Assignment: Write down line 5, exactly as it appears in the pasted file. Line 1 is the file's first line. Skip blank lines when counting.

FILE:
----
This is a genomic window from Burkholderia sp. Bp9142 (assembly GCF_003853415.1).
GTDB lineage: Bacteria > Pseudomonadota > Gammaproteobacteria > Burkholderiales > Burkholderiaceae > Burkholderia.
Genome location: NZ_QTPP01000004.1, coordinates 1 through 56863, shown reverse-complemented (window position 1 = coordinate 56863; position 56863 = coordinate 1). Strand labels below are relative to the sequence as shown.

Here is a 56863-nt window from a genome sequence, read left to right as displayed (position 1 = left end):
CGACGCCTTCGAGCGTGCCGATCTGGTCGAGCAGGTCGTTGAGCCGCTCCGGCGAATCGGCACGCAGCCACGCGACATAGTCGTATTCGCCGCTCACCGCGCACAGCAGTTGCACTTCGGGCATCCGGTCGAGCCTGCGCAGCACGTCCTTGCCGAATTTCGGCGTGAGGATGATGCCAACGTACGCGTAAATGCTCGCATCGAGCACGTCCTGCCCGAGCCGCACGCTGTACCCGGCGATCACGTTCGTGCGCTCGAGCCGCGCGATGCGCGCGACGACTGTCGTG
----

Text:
CGACGCCTTCGAGCGTGCCGATCTGGTCGAGCAGGTCGTTGAGCCGCTCCGGCGAATCGGCACGCAGCCACGCGACATAGTCGTATTCGCCGCTCACCGCGCACAGCAGTTGCACTTCGGGCATCCGGTCGAGCCTGCGCAGCACGTCCTTGCCGAATTTCGGCGTGAGGATGATGCCAACGTACGCGTAAATGCTCGCATCGAGCACGTCCTGCCCGAGCCGCACGCTGTACCCGGCGATCACGTTCGTGCGCTCGAGCCGCGCGATGCGCGCGACGACTGTCGTG